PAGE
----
Al-Asma'i or Asma`i [Abu Sa`id `Abd al-Malik ibn Qurayb al-Asma`i] (c. 740-828) (‏أبو سعيد عبد الملك ابن قريب الأصمعي) was an Arab scholar of the so-called Basra school.

He was born of pure Arab stock in Basra and was a pupil there of Abu 'Amr ibn al-`Ala and Khalil ibn Ahmad. He seems to have been a poor man until by the influence of the governor of Basra he was brought to the notice of Harun al-Rashid, who enjoyed his conversation at court and made him tutor of his son. He became wealthy and acquired property in Basra, where he again settled for a time; but he returned later to Baghdad, where he died in 828.

Al-Asma'i was one of the greatest scholars of his age. From his youth he stored up in his memory the sacred words of the Qur'an, the traditions of the Prophet, the verses of the old poets and the stories of the ancient wars of the Arabs. He was also a student of language and a critic. It was as a critic that he was the great rival of Abu 'Ubaida. While the latter followed (or led) the Shu'ubiyah movement and declared for the excellence of all things not Arabian, al-Asma'i was the pious Muslim and avowed supporter of the superiority of the Arabs over all peoples, and of the freedom of their language and literature from all foreign influence. Some of his scholars attained high rank as literary men.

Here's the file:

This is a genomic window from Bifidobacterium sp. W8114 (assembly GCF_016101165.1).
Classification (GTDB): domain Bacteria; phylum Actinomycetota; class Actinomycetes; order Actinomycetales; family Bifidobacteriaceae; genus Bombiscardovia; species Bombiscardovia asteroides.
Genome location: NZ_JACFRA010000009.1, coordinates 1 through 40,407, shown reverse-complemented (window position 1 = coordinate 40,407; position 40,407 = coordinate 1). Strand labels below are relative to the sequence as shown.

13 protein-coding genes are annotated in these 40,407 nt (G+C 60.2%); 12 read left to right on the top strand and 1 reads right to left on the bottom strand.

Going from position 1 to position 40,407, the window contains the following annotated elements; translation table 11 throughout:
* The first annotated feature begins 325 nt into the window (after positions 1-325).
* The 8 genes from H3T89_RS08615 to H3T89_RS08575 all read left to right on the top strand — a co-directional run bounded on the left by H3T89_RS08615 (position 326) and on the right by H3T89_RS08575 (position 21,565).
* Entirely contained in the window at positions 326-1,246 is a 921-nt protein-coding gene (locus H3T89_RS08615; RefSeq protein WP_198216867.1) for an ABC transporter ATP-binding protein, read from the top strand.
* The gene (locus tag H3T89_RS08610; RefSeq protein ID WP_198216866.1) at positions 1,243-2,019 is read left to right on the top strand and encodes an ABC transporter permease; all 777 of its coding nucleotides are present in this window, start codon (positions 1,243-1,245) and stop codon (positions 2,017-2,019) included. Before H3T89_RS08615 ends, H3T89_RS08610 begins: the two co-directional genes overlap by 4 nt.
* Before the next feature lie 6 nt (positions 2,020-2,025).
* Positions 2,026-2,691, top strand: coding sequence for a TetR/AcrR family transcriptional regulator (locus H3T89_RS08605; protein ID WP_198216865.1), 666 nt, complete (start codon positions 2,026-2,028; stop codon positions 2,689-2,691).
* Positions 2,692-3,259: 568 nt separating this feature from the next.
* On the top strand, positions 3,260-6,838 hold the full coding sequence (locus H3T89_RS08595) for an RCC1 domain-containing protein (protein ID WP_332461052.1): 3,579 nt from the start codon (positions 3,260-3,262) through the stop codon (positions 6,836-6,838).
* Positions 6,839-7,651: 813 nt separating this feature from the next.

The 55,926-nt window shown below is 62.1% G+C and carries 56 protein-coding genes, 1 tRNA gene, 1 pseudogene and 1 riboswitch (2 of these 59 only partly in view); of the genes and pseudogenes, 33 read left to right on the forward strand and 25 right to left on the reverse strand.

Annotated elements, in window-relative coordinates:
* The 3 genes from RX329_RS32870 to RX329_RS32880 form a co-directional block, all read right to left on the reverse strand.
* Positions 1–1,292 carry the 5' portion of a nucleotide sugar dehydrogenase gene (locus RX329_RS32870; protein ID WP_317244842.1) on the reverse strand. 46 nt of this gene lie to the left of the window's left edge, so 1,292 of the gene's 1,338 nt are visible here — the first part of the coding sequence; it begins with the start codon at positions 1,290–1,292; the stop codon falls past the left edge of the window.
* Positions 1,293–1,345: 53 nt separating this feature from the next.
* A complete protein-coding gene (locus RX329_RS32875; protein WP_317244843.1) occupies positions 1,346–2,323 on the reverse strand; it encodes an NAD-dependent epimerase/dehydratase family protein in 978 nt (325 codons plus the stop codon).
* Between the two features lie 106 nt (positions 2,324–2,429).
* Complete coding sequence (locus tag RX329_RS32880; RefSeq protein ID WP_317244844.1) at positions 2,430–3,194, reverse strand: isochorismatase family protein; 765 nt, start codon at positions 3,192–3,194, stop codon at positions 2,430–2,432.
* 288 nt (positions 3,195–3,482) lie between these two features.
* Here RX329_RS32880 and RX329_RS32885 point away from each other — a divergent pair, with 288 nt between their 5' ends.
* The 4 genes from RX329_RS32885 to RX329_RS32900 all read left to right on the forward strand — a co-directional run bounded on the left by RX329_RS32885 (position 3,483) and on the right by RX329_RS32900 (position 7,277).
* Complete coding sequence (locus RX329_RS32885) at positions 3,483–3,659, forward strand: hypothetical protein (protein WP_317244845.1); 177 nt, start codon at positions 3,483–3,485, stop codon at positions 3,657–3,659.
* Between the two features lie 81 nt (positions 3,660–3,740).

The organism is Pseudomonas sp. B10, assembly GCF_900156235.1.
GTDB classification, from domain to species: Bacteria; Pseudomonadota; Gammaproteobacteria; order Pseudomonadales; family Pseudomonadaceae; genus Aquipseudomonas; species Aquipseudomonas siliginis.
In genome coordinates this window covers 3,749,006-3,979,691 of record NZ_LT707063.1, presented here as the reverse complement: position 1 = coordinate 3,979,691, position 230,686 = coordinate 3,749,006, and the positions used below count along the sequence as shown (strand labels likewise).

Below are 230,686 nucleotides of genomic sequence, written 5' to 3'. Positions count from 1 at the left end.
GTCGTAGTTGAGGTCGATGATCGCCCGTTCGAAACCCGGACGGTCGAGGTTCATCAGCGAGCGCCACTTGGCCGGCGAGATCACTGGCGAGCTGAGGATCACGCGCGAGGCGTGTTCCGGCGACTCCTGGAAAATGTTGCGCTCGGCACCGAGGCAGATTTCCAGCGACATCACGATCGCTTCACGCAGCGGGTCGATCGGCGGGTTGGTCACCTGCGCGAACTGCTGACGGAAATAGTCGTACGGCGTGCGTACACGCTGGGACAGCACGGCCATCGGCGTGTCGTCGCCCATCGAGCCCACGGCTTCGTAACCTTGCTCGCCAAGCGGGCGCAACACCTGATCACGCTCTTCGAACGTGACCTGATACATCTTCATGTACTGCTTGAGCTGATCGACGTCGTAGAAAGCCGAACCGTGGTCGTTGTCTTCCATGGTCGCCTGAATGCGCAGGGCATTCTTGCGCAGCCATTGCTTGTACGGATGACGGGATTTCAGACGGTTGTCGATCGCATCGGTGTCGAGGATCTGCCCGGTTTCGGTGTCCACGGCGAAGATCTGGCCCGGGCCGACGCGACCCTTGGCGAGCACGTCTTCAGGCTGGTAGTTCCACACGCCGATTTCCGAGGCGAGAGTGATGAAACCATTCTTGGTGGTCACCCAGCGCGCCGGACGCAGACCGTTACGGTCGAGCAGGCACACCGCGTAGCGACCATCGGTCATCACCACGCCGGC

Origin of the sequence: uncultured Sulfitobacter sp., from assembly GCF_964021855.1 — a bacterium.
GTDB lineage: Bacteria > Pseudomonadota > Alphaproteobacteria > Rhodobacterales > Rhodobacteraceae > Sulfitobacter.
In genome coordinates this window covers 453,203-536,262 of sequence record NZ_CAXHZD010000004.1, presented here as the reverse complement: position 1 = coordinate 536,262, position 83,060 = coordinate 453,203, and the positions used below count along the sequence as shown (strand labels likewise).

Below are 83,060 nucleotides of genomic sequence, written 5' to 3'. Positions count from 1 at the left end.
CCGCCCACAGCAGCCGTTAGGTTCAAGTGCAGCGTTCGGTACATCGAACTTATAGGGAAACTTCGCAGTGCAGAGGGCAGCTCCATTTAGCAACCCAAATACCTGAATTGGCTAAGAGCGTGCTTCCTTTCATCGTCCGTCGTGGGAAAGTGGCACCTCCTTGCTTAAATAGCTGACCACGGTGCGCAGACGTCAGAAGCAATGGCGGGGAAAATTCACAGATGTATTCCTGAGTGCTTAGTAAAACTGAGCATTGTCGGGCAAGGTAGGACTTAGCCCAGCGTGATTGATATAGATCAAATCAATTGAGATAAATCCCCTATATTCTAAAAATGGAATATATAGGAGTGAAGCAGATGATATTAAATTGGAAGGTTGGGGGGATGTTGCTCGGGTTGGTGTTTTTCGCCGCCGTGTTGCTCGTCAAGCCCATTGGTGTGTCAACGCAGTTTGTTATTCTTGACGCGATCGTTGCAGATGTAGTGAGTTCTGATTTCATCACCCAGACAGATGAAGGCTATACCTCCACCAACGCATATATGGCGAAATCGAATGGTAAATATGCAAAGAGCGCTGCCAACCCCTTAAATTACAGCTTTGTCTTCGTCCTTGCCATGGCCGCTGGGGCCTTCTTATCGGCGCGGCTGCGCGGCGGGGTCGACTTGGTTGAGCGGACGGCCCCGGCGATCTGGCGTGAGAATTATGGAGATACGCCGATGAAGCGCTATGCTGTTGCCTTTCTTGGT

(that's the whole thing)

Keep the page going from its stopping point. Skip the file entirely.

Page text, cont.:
Of Asma'i's many works mentioned in the catalogue known as the Fihrist, only about half a dozen are extant. These include the Book of Distinction, the Book of the Wild Animals, the Book of the Horse, and the Book of the Sheep.

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